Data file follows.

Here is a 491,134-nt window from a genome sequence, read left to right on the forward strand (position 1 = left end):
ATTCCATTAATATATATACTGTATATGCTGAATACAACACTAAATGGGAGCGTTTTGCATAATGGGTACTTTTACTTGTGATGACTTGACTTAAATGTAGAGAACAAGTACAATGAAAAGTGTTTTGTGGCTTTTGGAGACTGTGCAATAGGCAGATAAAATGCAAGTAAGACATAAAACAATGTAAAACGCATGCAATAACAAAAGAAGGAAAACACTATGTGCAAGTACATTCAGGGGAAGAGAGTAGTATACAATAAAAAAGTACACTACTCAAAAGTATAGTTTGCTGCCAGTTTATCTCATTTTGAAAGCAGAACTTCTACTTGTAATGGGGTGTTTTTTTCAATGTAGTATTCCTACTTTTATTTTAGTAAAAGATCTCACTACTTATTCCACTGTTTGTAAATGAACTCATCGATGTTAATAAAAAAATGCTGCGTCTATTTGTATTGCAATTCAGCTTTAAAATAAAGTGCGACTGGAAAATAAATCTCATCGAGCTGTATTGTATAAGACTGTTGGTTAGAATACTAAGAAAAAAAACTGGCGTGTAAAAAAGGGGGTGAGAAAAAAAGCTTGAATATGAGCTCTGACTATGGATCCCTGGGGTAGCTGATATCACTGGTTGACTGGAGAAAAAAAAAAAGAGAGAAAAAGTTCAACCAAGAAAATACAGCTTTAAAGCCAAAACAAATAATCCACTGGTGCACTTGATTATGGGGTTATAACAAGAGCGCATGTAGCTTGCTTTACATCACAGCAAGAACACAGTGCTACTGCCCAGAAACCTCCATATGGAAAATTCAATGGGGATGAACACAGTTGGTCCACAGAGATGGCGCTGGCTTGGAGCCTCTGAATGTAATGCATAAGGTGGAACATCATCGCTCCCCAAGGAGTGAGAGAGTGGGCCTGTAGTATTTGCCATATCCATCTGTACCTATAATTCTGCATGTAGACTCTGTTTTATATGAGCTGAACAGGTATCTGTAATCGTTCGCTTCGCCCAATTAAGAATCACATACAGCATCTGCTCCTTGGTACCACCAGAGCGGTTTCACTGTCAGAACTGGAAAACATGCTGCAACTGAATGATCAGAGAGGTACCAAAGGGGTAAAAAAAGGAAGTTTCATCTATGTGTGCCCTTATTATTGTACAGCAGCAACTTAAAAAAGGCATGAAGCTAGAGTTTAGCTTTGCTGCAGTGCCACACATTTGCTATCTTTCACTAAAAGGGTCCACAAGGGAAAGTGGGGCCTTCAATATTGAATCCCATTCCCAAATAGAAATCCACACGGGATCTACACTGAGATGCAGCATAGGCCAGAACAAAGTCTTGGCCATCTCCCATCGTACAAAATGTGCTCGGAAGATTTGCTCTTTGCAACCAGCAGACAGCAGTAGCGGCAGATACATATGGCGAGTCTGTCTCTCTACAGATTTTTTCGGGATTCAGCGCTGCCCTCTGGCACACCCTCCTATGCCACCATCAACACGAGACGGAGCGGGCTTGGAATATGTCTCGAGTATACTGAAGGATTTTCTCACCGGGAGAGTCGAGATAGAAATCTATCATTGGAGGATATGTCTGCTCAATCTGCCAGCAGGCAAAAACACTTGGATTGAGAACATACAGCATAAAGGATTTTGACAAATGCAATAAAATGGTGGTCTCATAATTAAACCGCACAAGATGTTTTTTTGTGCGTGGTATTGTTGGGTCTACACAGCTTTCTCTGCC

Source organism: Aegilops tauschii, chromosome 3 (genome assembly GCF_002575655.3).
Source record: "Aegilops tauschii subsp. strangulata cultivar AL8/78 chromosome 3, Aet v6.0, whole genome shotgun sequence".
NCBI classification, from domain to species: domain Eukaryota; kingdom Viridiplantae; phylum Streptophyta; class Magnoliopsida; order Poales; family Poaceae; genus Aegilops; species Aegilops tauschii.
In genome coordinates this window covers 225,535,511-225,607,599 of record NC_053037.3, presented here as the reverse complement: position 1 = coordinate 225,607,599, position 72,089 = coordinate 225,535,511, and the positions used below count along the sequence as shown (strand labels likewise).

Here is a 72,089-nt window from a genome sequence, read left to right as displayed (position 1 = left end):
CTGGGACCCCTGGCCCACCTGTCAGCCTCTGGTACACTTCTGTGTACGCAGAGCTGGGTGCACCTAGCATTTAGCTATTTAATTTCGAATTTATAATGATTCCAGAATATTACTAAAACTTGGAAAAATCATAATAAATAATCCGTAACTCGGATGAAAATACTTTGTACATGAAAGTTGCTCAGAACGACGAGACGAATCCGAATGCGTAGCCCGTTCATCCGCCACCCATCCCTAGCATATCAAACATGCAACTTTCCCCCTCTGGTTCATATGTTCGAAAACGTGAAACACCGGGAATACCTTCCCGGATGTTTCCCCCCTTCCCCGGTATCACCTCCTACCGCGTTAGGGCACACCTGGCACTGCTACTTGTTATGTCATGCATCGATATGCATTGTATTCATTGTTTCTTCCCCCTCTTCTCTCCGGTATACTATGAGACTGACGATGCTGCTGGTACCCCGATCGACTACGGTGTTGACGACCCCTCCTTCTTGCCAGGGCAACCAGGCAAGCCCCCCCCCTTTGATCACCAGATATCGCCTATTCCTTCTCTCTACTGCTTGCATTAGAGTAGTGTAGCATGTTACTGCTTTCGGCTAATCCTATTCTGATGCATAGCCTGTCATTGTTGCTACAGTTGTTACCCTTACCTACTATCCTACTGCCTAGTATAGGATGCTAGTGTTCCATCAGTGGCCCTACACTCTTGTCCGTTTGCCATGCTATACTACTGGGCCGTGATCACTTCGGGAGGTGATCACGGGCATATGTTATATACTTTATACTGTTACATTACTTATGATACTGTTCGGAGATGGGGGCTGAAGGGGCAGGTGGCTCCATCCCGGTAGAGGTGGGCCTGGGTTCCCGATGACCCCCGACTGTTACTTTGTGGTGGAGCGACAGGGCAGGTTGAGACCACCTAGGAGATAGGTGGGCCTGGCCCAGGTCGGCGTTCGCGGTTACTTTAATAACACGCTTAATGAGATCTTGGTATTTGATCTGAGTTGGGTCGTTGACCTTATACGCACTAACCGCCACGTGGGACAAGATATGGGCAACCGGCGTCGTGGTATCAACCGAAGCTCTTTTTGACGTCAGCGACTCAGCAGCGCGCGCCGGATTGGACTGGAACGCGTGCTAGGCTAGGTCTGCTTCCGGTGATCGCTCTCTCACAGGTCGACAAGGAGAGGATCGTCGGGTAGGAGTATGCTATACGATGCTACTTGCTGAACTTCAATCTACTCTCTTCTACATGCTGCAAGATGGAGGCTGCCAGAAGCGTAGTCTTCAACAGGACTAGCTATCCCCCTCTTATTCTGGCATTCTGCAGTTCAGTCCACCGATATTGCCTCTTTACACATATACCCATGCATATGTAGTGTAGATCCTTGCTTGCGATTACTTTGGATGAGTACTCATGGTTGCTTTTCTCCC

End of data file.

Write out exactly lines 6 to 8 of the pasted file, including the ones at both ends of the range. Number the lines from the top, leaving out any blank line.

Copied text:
In genome coordinates this window covers 225,535,511-225,607,599 of record NC_053037.3, presented here as the reverse complement: position 1 = coordinate 225,607,599, position 72,089 = coordinate 225,535,511, and the positions used below count along the sequence as shown (strand labels likewise).

Here is a 72,089-nt window from a genome sequence, read left to right as displayed (position 1 = left end):
CTGGGACCCCTGGCCCACCTGTCAGCCTCTGGTACACTTCTGTGTACGCAGAGCTGGGTGCACCTAGCATTTAGCTATTTAATTTCGAATTTATAATGATTCCAGAATATTACTAAAACTTGGAAAAATCATAATAAATAATCCGTAACTCGGATGAAAATACTTTGTACATGAAAGTTGCTCAGAACGACGAGACGAATCCGAATGCGTAGCCCGTTCATCCGCCACCCATCCCTAGCATATCAAACATGCAACTTTCCCCCTCTGGTTCATATGTTCGAAAACGTGAAACACCGGGAATACCTTCCCGGATGTTTCCCCCCTTCCCCGGTATCACCTCCTACCGCGTTAGGGCACACCTGGCACTGCTACTTGTTATGTCATGCATCGATATGCATTGTATTCATTGTTTCTTCCCCCTCTTCTCTCCGGTATACTATGAGACTGACGATGCTGCTGGTACCCCGATCGACTACGGTGTTGACGACCCCTCCTTCTTGCCAGGGCAACCAGGCAAGCCCCCCCCCTTTGATCACCAGATATCGCCTATTCCTTCTCTCTACTGCTTGCATTAGAGTAGTGTAGCATGTTACTGCTTTCGGCTAATCCTATTCTGATGCATAGCCTGTCATTGTTGCTACAGTTGTTACCCTTACCTACTATCCTACTGCCTAGTATAGGATGCTAGTGTTCCATCAGTGGCCCTACACTCTTGTCCGTTTGCCATGCTATACTACTGGGCCGTGATCACTTCGGGAGGTGATCACGGGCATATGTTATATACTTTATACTGTTACATTACTTATGATACTGTTCGGAGATGGGGGCTGAAGGGGCAGGTGGCTCCATCCCGGTAGAGGTGGGCCTGGGTTCCCGATGACCCCCGACTGTTACTTTGTGGTGGAGCGACAGGGCAGGTTGAGACCACCTAGGAGATAGGTGGGCCTGGCCCAGGTCGGCGTTCGCGGTTACTTTAATAACACGCTTAATGAGATCTTGGTATTTGATCTGAGTTGGGTCGTTGACCTTATACGCACTAACCGCCACGTGGGACAAGATATGGGCAACCGGCGTCGTGGTATCAACCGAAGCTCTTTTTGACGTCAGCGACTCAGCAGCGCGCGCCGGATTGGACTGGAACGCGTGCTAGGCTAGGTCTGCTTCCGGTGATCGCTCTCTCACAGGTCGACAAGGAGAGGATCGTCGGGTAGGAGTATGCTATACGATGCTACTTGCTGAACTTCAATCTACTCTCTTCTACATGCTGCAAGATGGAGGCTGCCAGAAGCGTAGTCTTCAACAGGACTAGCTATCCCCCTCTTATTCTGGCATTCTGCAGTTCAGTCCACCGATATTGCCTCTTTACACATATACCCATGCATATGTAGTGTAGATCCTTGCTTGCGATTACTTTGGATGAGTACTCATGGTTGCTTTTCTCCC